So while the "Rebel" series are generally priced and meant to be consumer-friendly entry-priced cameras... the T7i is the most significant upgrade to any Rebel series body in many years.  Most previous new cameras offered incremental improvements over the prior model... the T7i offered quite significant improvements over previous models.  It finally hits a point where it's blurring the line between the entry level bodies vs. the mid-range bodies.  It does this so well... that it's sibling, the 77D (which has identical sensor and specs... but adds an extra control dial and an extra LCD screen for easier use) actually is classified as a mid-range body.  The T7i is no slouch.

 

The 6D, meanwhile, still has a focus system which more resembles the system in previous rebel models except it has 11 AF points (it looks a lot like the 9 point system except they added an extra focus point just left & right of the center point.)  Also the 6D's continuous burst speed is about 4.5 frames per second.  The 6D was introduced as an "entry level" full-frame body.  Previous full-frame bodies were always about $2500 and up.  This was the first full-frame body in the industry that was introduced at a price point less than $2k.

 

The 6D is not optimized for action photography.   It is, however, very good at low light situations.

 

The 5D III has a very advanced focus system that can better handle action photography.  It doesn't have the blazinglly fast continuous burst speeds of the 1D X bodies (up to 16 fps for the 1D X Mk II with a buffer large enough to hold 170 RAW files) or even the 7D bodies (10 frames per sec for the 7D Mk II with a buffer large enough to hold 31 RAW files).   The 5D III is about 6 frames per second (the 5D IV is 7 fps).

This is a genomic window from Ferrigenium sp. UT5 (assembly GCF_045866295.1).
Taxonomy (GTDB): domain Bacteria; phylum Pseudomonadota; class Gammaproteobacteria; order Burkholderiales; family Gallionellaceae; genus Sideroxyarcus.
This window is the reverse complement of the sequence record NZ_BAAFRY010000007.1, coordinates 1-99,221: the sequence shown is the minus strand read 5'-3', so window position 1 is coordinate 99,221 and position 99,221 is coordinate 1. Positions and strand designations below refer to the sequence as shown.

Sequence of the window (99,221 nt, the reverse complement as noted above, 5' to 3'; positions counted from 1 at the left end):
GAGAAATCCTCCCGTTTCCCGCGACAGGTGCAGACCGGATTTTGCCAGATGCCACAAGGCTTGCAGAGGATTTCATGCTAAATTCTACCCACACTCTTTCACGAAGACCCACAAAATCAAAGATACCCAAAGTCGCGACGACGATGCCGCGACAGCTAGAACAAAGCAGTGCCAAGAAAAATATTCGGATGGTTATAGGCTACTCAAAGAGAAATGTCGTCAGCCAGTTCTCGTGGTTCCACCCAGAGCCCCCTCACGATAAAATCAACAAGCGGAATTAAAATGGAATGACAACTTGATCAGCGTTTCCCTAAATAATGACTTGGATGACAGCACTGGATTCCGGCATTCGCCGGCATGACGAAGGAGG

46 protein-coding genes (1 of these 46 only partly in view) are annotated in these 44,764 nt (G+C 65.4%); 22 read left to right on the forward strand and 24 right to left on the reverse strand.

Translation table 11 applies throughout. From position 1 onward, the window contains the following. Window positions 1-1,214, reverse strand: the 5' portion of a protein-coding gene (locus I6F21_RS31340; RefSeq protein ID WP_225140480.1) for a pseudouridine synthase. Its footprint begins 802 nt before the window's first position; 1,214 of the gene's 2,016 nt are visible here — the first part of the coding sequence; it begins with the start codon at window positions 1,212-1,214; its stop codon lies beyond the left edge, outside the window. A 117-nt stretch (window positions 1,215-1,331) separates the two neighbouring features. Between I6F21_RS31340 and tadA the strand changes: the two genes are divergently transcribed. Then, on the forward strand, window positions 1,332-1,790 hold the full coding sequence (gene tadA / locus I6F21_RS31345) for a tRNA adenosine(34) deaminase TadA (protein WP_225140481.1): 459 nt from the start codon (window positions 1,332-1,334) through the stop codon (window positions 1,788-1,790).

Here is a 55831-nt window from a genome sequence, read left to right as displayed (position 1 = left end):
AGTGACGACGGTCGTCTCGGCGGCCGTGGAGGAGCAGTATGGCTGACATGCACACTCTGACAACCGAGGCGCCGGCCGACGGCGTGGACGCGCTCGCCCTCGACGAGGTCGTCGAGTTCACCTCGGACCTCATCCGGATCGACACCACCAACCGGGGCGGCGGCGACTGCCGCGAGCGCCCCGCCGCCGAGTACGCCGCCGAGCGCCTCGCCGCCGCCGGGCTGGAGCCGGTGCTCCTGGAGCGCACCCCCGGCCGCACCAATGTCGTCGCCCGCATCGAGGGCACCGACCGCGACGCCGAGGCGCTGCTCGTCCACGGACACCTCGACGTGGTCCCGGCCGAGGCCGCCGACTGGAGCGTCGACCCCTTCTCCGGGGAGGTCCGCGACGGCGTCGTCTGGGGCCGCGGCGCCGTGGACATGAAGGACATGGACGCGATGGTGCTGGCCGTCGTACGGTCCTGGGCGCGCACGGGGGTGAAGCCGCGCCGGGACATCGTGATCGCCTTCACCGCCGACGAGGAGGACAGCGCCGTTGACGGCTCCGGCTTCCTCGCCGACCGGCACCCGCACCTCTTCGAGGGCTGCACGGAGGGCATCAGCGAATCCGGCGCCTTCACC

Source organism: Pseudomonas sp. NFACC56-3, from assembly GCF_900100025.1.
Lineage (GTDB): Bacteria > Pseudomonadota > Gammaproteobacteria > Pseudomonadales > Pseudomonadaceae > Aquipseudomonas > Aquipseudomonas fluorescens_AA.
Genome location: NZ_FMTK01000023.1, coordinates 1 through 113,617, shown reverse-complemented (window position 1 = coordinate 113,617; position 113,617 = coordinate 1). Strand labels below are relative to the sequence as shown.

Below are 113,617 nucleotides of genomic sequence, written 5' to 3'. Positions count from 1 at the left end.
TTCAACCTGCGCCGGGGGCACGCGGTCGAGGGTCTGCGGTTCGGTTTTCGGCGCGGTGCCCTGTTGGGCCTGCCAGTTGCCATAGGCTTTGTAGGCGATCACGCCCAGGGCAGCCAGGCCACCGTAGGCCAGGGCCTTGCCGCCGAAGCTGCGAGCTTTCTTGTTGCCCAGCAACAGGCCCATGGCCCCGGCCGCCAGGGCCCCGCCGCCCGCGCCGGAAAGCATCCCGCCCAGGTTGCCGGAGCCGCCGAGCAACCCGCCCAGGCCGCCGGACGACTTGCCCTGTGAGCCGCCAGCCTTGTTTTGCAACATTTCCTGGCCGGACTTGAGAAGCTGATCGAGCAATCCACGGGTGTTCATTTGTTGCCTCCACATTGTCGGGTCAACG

Your T7i is also rated for about 6 frames per second.

 

 

You may find that your T7i is a bit better at the track shooting action photography...

But you will also likely find that a 6D would be better at portraits, landscape, and low-light.

 

The 5D III would pull ahead as it has a better focus system than the T7i, a bigger buffer, and the same 6 FPS burst speed (it's harder to get a fast burst speed when the mirror and shutter are physically larger).  Basically it would be an upgrade all the way around... but will cost a bit more than the 6D.

 

A refurb 6D on the Canon online store is about $1200

A refurb 5D III on the Canon online store is about $2100

(note these are in the "refurbished" section.  A "new" copy will cost more.)

 

...and of course these prices don't include lenses (in case you have to upgrade a few of those).

Tim Campbell
5D III, 5D IV, 60Da
Occasional Contributor
Posts: 23
Registered: ‎10-01-2017

Re: Which body?